China had street food corners in the tenth centuryActually, chopsticks existed by twelfth century BCE, and they became popular in China during the Song Dynasty (900-1200 CE) because of the street food vendors. During that time, street food was all the rage, the poor and rich enjoyed it a lot, so vendors needed to have disposable eating utensils. Cheap and easily made chopsticks came in handy.
Indians had telescopes and air conditioning in the Iron AgeAstronomy was very famous in the eighteenth century BCE in India. Large observatories, called Jantar Mantars, were built to monitor the movement of planets and their parameters with extreme accuracy. During the same period, telescopes were already invented and used regularly. On yje other hand, air conditioning were invented because India has a hot climate. Most Indian homes of that time contained a special room with a pool, called a stepwell, in the foundation. When the water evaporated in high heat, it cooled and moisturized everything around. The stepwell could be easily accessed via stairs and used as a regular pool.
Vikings had free-form rap battlesWe tend to imagine Vikings as uncouth barbaric people who spend their time sailing and pillaging sometimes, but this is not true . Vikings had a complex democratic legal system, respected women, and had child rights. Furthermore, they practiced something very similar to rap battles.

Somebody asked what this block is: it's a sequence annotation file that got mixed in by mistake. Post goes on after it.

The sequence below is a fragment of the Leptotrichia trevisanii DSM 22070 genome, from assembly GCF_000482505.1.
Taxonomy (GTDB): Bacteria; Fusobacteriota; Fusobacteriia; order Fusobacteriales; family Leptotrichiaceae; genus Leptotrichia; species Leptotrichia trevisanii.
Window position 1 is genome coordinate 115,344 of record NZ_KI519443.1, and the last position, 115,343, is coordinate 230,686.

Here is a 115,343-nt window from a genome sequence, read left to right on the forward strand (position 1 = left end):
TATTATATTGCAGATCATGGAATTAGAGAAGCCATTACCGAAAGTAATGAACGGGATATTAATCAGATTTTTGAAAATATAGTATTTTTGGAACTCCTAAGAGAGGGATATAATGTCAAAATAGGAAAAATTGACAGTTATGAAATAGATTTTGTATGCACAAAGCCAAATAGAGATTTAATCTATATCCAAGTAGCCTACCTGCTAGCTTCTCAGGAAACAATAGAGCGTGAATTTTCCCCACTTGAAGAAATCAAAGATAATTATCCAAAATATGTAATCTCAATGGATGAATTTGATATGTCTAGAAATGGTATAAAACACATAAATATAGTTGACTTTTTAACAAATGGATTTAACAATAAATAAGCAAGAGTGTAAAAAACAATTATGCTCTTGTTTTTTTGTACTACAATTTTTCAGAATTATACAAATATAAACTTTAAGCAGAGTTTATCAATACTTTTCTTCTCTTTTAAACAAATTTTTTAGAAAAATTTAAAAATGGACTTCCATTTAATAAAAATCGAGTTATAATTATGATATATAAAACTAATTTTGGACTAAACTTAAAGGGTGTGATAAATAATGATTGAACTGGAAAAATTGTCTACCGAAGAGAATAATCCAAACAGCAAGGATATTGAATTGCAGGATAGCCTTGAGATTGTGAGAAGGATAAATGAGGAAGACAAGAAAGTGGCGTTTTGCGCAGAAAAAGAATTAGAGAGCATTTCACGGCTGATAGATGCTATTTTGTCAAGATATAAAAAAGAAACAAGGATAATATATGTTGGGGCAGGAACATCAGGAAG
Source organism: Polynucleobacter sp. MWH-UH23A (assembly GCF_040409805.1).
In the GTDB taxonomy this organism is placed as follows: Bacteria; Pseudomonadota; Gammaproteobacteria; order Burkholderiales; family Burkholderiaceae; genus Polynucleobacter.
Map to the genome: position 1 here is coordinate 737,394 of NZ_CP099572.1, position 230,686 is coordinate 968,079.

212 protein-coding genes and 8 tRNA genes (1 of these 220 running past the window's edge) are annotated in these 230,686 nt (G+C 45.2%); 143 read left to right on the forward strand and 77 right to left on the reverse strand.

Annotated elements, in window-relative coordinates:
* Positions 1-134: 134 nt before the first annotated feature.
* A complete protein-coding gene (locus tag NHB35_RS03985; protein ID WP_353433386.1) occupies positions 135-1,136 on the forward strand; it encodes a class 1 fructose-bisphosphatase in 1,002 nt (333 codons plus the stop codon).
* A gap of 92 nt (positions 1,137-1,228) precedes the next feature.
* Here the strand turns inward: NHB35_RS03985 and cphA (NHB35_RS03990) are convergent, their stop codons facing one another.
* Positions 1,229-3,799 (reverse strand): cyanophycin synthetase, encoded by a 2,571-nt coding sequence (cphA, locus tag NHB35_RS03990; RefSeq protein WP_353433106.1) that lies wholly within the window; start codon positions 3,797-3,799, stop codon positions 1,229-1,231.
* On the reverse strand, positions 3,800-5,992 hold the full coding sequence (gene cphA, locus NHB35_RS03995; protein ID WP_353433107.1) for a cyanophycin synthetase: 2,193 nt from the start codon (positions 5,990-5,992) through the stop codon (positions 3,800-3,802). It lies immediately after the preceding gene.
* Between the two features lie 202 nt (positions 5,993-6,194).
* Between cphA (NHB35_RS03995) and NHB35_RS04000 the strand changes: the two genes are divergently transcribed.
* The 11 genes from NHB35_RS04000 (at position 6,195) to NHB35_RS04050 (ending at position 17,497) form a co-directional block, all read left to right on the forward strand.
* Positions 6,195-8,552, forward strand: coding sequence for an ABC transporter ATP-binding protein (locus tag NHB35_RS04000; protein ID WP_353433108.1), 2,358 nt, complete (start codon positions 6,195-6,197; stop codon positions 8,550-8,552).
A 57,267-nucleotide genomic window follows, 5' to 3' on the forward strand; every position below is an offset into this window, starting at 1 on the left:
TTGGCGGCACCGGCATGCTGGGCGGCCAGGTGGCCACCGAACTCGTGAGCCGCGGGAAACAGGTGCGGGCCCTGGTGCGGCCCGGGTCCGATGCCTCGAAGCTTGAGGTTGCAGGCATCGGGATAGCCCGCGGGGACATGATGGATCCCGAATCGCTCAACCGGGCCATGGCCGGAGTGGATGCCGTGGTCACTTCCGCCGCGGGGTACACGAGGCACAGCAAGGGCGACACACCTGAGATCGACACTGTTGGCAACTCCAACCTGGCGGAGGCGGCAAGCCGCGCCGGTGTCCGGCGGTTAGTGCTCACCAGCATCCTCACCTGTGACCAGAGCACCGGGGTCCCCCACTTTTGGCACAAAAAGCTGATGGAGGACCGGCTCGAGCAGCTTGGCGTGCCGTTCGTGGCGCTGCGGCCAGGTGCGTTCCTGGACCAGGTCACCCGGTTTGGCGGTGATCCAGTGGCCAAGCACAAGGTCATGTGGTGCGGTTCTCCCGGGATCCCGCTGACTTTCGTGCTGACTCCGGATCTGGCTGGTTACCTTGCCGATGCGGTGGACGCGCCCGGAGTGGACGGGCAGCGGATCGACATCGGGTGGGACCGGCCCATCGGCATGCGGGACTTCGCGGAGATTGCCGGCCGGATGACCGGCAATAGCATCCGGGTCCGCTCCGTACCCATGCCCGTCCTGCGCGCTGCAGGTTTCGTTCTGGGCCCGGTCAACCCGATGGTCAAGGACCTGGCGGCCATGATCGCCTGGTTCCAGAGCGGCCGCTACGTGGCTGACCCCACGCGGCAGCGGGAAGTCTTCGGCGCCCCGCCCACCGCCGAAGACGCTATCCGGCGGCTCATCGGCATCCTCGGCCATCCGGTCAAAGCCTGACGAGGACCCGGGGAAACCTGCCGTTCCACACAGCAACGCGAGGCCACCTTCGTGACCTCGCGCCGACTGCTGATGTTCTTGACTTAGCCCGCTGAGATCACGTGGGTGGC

Although these weren’t referred to as “rap battles,” but rather, flyting. The participants exchanged improvised insults in poetic form, accusing each other of the lowest misdeeds, while the audience decided whose verse they liked the most. It provided great entertainment, especially during feasts, and served as a test of one’s cunning and intellect.
Ancient Greeks had a computerThis set of gears and spirals made roughly around 205-60 BCE, it is considered to be the world’s first analog computer. It calculated the movement of various astronomical objects with extraordinary accuracy on the front and could be used for predicting eclipses and other cosmic events. The back was used for keeping score during sports games, including the Ancient Olympic games.
Ancient Rome had vending machinesYou could get some water for coin; automated puppets would put on plays for almost 10 minutes in length, powered by knots and ropes, accompanied by a wind-powered organ and a working steam engine, fueled by wood instead of coal. All of this was invented by a single guy celled Hero of Alexandria, who lived in Roman Egypt at that time.
Mesopotamians had customer service feedbackAncient Babylonians were just like us, except they did their customer service on clay tablets. There is a clay complaint letter from the eighteenth century BCE from a disappointed customer to a merchant who sold him bad-quality copper ingots. The customer demanded to be delivered other goods since he had already paid. He also mentioned that his servant (who handled the whole transaction) had been treated rudely.
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